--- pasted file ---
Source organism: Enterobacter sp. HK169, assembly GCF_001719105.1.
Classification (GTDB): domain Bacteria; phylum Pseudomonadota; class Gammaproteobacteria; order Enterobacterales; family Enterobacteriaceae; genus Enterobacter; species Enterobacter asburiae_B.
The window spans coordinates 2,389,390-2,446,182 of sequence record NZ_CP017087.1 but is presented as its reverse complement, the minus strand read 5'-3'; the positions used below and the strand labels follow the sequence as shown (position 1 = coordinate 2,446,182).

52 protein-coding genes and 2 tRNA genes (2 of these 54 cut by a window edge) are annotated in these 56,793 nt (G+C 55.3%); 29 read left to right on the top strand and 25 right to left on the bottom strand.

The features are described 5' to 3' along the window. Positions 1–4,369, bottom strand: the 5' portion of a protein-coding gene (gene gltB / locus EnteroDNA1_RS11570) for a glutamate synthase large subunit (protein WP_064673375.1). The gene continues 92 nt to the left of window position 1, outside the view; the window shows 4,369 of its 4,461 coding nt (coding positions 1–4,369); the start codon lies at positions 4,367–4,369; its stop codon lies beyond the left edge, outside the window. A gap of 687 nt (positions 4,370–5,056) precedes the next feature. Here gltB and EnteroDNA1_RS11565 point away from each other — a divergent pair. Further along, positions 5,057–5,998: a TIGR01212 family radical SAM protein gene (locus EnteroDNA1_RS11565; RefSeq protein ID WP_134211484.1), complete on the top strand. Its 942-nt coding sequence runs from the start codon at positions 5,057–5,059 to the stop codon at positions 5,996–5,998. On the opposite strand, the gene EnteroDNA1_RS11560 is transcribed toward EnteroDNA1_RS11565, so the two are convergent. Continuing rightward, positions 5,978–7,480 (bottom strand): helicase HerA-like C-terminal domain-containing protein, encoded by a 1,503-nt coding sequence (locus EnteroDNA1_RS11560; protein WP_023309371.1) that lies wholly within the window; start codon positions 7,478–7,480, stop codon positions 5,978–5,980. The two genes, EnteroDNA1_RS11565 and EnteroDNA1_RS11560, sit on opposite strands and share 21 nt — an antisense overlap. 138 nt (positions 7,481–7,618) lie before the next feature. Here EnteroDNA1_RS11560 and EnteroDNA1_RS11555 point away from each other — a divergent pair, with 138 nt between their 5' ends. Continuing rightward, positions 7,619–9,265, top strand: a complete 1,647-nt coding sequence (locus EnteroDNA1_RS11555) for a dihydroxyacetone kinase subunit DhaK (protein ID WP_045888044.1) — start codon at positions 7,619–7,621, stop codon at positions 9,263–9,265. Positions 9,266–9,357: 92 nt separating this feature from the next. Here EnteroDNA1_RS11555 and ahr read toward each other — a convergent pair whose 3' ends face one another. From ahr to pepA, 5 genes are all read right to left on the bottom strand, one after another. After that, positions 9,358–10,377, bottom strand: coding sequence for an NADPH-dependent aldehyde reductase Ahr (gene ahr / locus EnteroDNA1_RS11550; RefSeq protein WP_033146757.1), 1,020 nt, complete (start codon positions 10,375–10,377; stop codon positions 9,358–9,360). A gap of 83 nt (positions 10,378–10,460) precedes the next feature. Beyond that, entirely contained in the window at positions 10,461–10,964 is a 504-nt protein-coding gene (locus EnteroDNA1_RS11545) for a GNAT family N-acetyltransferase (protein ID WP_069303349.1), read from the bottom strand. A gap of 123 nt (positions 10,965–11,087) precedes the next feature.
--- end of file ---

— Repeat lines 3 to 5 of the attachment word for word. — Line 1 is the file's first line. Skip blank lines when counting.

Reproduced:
The window spans coordinates 2,389,390-2,446,182 of sequence record NZ_CP017087.1 but is presented as its reverse complement, the minus strand read 5'-3'; the positions used below and the strand labels follow the sequence as shown (position 1 = coordinate 2,446,182).

52 protein-coding genes and 2 tRNA genes (2 of these 54 cut by a window edge) are annotated in these 56,793 nt (G+C 55.3%); 29 read left to right on the top strand and 25 right to left on the bottom strand.

The features are described 5' to 3' along the window. Positions 1–4,369, bottom strand: the 5' portion of a protein-coding gene (gene gltB / locus EnteroDNA1_RS11570) for a glutamate synthase large subunit (protein WP_064673375.1). The gene continues 92 nt to the left of window position 1, outside the view; the window shows 4,369 of its 4,461 coding nt (coding positions 1–4,369); the start codon lies at positions 4,367–4,369; its stop codon lies beyond the left edge, outside the window. A gap of 687 nt (positions 4,370–5,056) precedes the next feature. Here gltB and EnteroDNA1_RS11565 point away from each other — a divergent pair. Further along, positions 5,057–5,998: a TIGR01212 family radical SAM protein gene (locus EnteroDNA1_RS11565; RefSeq protein ID WP_134211484.1), complete on the top strand. Its 942-nt coding sequence runs from the start codon at positions 5,057–5,059 to the stop codon at positions 5,996–5,998. On the opposite strand, the gene EnteroDNA1_RS11560 is transcribed toward EnteroDNA1_RS11565, so the two are convergent. Continuing rightward, positions 5,978–7,480 (bottom strand): helicase HerA-like C-terminal domain-containing protein, encoded by a 1,503-nt coding sequence (locus EnteroDNA1_RS11560; protein WP_023309371.1) that lies wholly within the window; start codon positions 7,478–7,480, stop codon positions 5,978–5,980. The two genes, EnteroDNA1_RS11565 and EnteroDNA1_RS11560, sit on opposite strands and share 21 nt — an antisense overlap. 138 nt (positions 7,481–7,618) lie before the next feature. Here EnteroDNA1_RS11560 and EnteroDNA1_RS11555 point away from each other — a divergent pair, with 138 nt between their 5' ends. Continuing rightward, positions 7,619–9,265, top strand: a complete 1,647-nt coding sequence (locus EnteroDNA1_RS11555) for a dihydroxyacetone kinase subunit DhaK (protein ID WP_045888044.1) — start codon at positions 7,619–7,621, stop codon at positions 9,263–9,265. Positions 9,266–9,357: 92 nt separating this feature from the next. Here EnteroDNA1_RS11555 and ahr read toward each other — a convergent pair whose 3' ends face one another. From ahr to pepA, 5 genes are all read right to left on the bottom strand, one after another. After that, positions 9,358–10,377, bottom strand: coding sequence for an NADPH-dependent aldehyde reductase Ahr (gene ahr / locus EnteroDNA1_RS11550; RefSeq protein WP_033146757.1), 1,020 nt, complete (start codon positions 10,375–10,377; stop codon positions 9,358–9,360). A gap of 83 nt (positions 10,378–10,460) precedes the next feature. Beyond that, entirely contained in the window at positions 10,461–10,964 is a 504-nt protein-coding gene (locus EnteroDNA1_RS11545) for a GNAT family N-acetyltransferase (protein ID WP_069303349.1), read from the bottom strand. A gap of 123 nt (positions 10,965–11,087) precedes the next feature.